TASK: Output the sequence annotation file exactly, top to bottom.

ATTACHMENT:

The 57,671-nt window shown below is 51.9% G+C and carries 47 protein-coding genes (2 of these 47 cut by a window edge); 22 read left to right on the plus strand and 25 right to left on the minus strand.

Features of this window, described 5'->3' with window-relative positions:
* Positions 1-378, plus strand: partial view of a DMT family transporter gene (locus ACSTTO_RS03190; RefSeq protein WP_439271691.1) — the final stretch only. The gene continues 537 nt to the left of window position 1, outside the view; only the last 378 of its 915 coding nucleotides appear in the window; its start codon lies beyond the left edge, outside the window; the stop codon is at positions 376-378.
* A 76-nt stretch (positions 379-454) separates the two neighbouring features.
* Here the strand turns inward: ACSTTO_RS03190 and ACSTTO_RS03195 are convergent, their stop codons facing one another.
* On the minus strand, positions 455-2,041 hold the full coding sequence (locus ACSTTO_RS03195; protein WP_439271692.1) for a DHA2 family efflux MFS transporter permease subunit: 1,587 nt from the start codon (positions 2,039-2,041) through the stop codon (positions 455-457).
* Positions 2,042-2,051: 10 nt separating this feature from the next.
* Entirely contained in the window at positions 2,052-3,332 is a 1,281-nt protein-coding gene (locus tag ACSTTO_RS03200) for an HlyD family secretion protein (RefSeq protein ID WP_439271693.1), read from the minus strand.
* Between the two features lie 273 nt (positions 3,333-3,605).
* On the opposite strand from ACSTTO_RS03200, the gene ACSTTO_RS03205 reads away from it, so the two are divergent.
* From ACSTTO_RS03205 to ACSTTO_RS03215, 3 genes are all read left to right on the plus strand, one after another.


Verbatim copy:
The 57,671-nt window shown below is 51.9% G+C and carries 47 protein-coding genes (2 of these 47 cut by a window edge); 22 read left to right on the plus strand and 25 right to left on the minus strand.

Features of this window, described 5'->3' with window-relative positions:
* Positions 1-378, plus strand: partial view of a DMT family transporter gene (locus ACSTTO_RS03190; RefSeq protein WP_439271691.1) — the final stretch only. The gene continues 537 nt to the left of window position 1, outside the view; only the last 378 of its 915 coding nucleotides appear in the window; its start codon lies beyond the left edge, outside the window; the stop codon is at positions 376-378.
* A 76-nt stretch (positions 379-454) separates the two neighbouring features.
* Here the strand turns inward: ACSTTO_RS03190 and ACSTTO_RS03195 are convergent, their stop codons facing one another.
* On the minus strand, positions 455-2,041 hold the full coding sequence (locus ACSTTO_RS03195; protein WP_439271692.1) for a DHA2 family efflux MFS transporter permease subunit: 1,587 nt from the start codon (positions 2,039-2,041) through the stop codon (positions 455-457).
* Positions 2,042-2,051: 10 nt separating this feature from the next.
* Entirely contained in the window at positions 2,052-3,332 is a 1,281-nt protein-coding gene (locus tag ACSTTO_RS03200) for an HlyD family secretion protein (RefSeq protein ID WP_439271693.1), read from the minus strand.
* Between the two features lie 273 nt (positions 3,333-3,605).
* On the opposite strand from ACSTTO_RS03200, the gene ACSTTO_RS03205 reads away from it, so the two are divergent.
* From ACSTTO_RS03205 to ACSTTO_RS03215, 3 genes are all read left to right on the plus strand, one after another.